July 12th, 2019
position: sticky; a
<thead>. Nor a
<tr>. But you can sticky a
<th>, which means you can make sticky headers inside a regular ol’
<table>. This is tricky stuff, because if you didn’t know this weird quirk, it would be hard to blame you. It makes way more sense to sticky a parent element like the table header rather than each individiaul element in a row.
The issue boils down to the fact that stickiness requires
position: relative to work and that doesn’t apply to
<tr> in the CSS 2.1 spec.
There are two very extreme reactions to this, should you need to implement sticky table headers and not be aware of the
- Don’t use table markup at all. Instead, use different elements (
<div>s and whatnot) and other CSS layout methods to replicate the style of a table, but not locked out of using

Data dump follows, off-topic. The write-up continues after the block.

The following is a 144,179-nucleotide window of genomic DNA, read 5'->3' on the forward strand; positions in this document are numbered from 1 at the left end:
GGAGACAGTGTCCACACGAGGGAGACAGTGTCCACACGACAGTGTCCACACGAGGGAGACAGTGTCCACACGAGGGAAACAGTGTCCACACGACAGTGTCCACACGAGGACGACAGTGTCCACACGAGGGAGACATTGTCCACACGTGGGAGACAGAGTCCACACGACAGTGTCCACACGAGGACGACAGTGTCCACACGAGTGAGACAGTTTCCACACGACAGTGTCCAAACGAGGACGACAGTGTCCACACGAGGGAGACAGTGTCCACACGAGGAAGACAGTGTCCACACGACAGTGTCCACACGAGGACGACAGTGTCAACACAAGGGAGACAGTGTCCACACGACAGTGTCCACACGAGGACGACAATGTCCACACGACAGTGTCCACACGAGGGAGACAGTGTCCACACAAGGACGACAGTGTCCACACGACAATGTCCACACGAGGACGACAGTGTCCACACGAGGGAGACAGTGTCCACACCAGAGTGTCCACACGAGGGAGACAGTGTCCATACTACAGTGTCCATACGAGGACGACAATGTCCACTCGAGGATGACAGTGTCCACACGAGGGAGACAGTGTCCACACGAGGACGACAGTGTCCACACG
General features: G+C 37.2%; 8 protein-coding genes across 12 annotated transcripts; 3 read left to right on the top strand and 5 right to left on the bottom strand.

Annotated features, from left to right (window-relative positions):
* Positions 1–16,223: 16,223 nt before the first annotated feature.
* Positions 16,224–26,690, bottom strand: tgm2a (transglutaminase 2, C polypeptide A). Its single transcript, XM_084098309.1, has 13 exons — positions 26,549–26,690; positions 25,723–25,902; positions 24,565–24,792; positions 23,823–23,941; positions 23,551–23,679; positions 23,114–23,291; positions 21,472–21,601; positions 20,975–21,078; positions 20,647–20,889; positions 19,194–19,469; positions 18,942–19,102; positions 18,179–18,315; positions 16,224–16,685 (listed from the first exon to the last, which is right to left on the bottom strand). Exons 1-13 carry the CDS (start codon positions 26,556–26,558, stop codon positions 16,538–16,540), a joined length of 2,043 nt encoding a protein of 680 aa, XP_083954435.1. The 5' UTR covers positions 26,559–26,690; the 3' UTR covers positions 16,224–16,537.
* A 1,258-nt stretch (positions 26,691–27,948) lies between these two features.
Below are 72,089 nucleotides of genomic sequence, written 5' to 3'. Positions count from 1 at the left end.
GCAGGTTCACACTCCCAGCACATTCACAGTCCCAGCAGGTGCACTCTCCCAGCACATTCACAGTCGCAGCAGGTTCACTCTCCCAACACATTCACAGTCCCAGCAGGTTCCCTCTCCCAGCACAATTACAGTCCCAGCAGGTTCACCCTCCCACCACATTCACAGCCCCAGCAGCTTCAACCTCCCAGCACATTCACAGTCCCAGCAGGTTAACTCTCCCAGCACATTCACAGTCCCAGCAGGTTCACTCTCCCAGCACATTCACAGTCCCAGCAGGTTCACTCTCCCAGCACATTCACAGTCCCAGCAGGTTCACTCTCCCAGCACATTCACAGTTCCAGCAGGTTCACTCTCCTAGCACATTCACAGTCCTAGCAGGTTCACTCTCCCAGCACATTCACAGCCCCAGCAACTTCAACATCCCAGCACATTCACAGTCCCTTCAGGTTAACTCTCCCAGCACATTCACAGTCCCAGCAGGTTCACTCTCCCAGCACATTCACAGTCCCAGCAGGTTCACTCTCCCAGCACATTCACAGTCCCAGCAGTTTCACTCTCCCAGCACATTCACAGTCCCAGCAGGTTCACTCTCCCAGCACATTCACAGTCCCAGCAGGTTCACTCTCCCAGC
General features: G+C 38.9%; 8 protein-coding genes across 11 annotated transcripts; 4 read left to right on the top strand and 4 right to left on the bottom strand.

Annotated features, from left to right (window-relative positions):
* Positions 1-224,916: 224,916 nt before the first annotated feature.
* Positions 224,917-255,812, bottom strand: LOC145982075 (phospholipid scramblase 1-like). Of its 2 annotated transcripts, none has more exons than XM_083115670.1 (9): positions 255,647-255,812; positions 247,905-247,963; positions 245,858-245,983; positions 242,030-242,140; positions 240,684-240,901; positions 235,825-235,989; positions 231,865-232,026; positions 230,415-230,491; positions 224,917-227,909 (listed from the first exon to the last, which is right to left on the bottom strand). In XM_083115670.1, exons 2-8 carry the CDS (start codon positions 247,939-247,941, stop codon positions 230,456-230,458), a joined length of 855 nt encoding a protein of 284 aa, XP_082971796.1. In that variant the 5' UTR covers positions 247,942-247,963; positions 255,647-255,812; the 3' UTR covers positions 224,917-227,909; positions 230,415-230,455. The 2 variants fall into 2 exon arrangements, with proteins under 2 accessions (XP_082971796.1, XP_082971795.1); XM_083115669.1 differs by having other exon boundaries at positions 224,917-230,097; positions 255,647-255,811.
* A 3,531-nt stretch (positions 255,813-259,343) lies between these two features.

position: relativeand creating
position: stickyparent elements.
- Use table elements, but totally remove all their styling defaults with new
The first is dangerous because you aren’t using semantic and accessible elements for the content to be read and navigated. The second is almost the same. You can go that route, but need to be really careful to re-apply semantic roles.
Anyway, none of that matters if you just stick (get it?!) to using a
sticky value on those
It’s probably a bit weird to have table headers as a row in the middle of a table, but it’s just illustrating the idea. I was imagining colored header bars separating players on different sports teams or something.
Anytime I think about data tables, I also think about how tricky it can be to make them responsive. Fortunately, there are a variety of ways, all depending on the best way to group and explore the data in them.